Football: Shearer stuns United

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The Independent Online
Blackburn Rovers. . . . 2

Shearer 46, 76

Manchester United. . . .0

Attendance: 20,866

IN A MATCH as raw as the wind that whipped in through the vast open space that will one day be Ewood Park's new main stand, Blackburn Rovers kept the Premiership battle alive yesterday. Two classic

centre-forward's goals by Alan Shearer, a majestic header and a shot of astonishing power, sent an out-of-sorts Manchester United to their third league defeat of the season, their lead now cut to three points with seven matches to play.

In a bitter wind, this was a match less suited to the pale loiterer than to those who put themselves about a bit. Sure enough, Paul Ince and David Batty were soon involved in a private battle, the Manchester United terrier felling his Blackburn counterpart. The tension inherent in a top-of-the-table struggle came to the surface when Steve Bruce remonstrated bitterly as Shearer fell to dramatic effect under the United captain's challenge. Roy Keane, too, kept the temperature high, taking instant revenge on Tim Sherwood for the Blackburn midfielder's harsh tackle on Ince.

United were certainly keeping their pre-match promise to attack. With Lee Sharpe on the left wing, Andrei Kanchelskis on the right and Ryan Giggs replacing the holidaying Cantona as Mark Hughes's partner in the centre of the attack, they were relying heavily on Keane's inventive ability in midfield.

Bruce, looking composed and confident at the heart of the visitors' defence, rescued his side from difficult positions twice within a minute. First he beat Shearer to Mike Newell's excellent through-ball. Then, after Batty had robbed Giggs and fed Shearer on the right, Bruce was on the spot to meet another dangerous cross.

For most of the first half, a stranger would have been hard put to identify the home side. While United attacked in mass, Rovers threatened on the break, the mobility of Shearer and the patient accuracy of Newell offering encouragement to their midfield suppliers.

The paranoia that has recently afflicted United on the run-in to the championship was never far below the surface. When Hughes failed to connect with Giggs's long diagonal cross, the Welsh striker first flicked a foot at his marker, Graeme le Saux, and then followed up with further menacing gestures. Roger Milford had spotted the cause as well as the effect, and booked both men. Rovers raced into the attack from the restart, Peter Schmeichel having words with Newell within seconds as the two tussled over a loose ball on the goal-line. From the resulting throw-in on the United left, Sherwood measured a long diagonal cross which found Shearer clear of the defensive line just outside the six-yard box. The centre-forward aimed his powerful header across Schmeichel's dive and just inside the right-hand post to put Blackburn into the lead.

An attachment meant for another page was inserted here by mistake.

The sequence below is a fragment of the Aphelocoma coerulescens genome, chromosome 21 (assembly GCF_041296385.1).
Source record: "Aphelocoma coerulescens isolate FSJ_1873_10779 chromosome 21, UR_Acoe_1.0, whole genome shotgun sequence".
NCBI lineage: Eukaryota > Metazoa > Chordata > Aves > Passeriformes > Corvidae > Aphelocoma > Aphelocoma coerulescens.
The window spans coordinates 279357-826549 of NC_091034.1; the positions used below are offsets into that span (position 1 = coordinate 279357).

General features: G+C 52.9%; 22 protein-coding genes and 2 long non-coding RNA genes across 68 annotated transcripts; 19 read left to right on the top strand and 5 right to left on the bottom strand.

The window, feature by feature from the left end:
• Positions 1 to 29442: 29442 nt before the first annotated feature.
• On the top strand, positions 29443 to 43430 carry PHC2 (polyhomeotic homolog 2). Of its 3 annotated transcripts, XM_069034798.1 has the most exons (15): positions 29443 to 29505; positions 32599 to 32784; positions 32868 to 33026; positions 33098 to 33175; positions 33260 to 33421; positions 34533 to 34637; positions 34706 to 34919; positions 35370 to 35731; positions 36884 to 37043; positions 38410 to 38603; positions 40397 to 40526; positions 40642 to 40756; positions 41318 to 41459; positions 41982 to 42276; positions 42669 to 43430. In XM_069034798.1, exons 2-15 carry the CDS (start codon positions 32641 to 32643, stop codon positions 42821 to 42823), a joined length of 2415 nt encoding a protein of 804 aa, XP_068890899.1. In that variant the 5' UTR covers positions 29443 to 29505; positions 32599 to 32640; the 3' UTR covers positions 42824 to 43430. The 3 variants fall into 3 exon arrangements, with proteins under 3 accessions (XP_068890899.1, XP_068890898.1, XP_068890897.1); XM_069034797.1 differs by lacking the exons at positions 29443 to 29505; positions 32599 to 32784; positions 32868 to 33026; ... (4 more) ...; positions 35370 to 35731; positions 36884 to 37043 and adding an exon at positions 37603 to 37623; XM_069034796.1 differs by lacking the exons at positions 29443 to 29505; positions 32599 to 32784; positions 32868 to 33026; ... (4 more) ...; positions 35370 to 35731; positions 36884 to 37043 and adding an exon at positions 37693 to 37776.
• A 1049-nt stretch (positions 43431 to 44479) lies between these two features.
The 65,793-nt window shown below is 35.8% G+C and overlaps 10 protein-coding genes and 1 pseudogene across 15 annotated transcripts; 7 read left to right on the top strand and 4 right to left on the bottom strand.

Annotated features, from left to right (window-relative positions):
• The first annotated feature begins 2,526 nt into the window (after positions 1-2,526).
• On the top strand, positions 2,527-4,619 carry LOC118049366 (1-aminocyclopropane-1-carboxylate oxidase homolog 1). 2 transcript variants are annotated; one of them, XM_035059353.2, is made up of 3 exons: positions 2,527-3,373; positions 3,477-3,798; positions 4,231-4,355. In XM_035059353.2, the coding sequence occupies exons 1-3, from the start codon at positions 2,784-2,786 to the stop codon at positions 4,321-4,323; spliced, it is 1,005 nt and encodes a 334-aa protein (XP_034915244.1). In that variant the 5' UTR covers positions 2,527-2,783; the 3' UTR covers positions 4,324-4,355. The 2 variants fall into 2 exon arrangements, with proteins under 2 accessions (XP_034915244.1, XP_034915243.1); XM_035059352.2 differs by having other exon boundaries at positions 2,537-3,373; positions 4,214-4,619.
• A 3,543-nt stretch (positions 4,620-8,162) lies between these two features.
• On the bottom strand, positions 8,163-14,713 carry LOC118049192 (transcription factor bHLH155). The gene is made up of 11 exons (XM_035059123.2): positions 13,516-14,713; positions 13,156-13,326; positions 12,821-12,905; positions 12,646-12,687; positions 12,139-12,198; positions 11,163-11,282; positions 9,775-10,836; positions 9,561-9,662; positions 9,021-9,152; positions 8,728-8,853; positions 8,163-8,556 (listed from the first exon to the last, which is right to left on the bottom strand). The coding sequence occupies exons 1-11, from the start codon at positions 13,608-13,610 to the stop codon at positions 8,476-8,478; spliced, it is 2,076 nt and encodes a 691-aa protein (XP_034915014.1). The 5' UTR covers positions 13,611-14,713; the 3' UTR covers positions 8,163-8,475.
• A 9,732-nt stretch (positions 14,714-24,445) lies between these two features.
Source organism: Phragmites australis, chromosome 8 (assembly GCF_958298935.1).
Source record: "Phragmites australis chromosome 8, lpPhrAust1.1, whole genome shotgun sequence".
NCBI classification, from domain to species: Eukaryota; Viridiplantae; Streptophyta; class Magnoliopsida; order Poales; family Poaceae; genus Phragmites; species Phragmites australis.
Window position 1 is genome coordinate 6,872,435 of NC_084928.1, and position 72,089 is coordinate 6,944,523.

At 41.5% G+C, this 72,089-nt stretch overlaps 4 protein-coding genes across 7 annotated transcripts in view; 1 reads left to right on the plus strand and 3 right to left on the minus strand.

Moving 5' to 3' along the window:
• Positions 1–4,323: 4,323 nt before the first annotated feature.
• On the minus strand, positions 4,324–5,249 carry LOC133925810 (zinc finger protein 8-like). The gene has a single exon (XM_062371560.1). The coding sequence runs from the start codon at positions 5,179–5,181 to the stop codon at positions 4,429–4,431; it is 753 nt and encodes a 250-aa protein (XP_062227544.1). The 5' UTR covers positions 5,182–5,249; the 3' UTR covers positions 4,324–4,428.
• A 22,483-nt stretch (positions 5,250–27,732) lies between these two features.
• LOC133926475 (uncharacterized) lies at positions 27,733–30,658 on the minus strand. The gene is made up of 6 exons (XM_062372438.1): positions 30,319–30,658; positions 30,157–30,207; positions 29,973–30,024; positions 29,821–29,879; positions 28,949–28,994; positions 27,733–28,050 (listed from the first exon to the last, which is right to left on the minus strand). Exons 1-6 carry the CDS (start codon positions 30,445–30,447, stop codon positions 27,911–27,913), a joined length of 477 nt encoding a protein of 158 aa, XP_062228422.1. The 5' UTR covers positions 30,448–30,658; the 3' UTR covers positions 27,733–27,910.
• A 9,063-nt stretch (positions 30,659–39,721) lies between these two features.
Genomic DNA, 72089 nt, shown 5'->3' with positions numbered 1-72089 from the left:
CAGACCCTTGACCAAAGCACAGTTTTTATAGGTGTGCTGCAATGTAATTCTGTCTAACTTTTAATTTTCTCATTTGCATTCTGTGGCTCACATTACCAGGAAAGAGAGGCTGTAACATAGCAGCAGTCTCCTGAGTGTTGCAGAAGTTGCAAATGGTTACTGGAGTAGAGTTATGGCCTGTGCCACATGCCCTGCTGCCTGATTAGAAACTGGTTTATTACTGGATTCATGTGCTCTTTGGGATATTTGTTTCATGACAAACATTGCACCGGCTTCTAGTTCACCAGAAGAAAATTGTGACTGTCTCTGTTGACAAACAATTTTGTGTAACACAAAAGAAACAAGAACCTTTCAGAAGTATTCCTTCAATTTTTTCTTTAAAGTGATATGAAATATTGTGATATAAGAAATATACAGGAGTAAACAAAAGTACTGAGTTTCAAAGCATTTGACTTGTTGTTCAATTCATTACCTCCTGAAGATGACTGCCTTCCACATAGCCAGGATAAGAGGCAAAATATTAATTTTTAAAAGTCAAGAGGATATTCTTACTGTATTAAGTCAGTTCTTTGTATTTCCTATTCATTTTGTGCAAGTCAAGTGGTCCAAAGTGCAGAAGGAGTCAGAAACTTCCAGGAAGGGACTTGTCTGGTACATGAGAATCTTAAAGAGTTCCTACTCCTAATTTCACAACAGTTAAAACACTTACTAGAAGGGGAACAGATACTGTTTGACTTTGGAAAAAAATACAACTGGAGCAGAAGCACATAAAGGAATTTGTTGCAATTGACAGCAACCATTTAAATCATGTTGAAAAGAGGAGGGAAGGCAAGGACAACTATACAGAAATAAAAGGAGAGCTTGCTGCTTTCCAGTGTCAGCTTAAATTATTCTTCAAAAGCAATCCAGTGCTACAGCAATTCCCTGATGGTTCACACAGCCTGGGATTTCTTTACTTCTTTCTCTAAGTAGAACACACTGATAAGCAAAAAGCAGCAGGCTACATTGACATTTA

United's response was surprisingly incoherent. Five minutes of collecting their wits resulted in nothing more than Keane's 25-yard drive wide of Tim Flowers's right-hand post. But Blackburn should have gone further ahead when Sherwood's marvellous pass inside Paul Parker set Jason Wilcox free just inside the United half. The young left-winger cut inside the lunging Gary Pallister on the edge of the area, only to send a right-foot shot weakly wide.

If Eric Cantona was watching the satellite transmission at his family home outside Marseilles, he may have felt - along with the rest of us - that United were missing not merely his gift for the unpredictable but also his ability to drop back, pick up the ball in space and impose a pattern on his colleagues. Nevertheless, when Sharpe's long cross dropped over the head of the waiting Giggs, Kanchelskis ran in to smash a meaty close-range volley which Flowers did well to palm away. A mis-hit would probably have done the job.

United were raising the pace, and a Giggs dummy in the penalty area allowed Ince to hit the outside of Flowers's right- hand upright. But after a careful build-up orchestrated by Newell down the left wing, Pallister had to be at his most alert to deflect Wilcox's cross away from Shearer's path.

Still the individual rivalries simmered. Hendry and Newell were booked, while Shearer and Pallister exchanged gesture and shove. Two minutes later, Shearer was shouldering past the United centre-half as he chased Stuart Ripley's long through-pass, meeting the ball with a cannonball that again left Schmeichel without a prayer.

(Photograph omitted)

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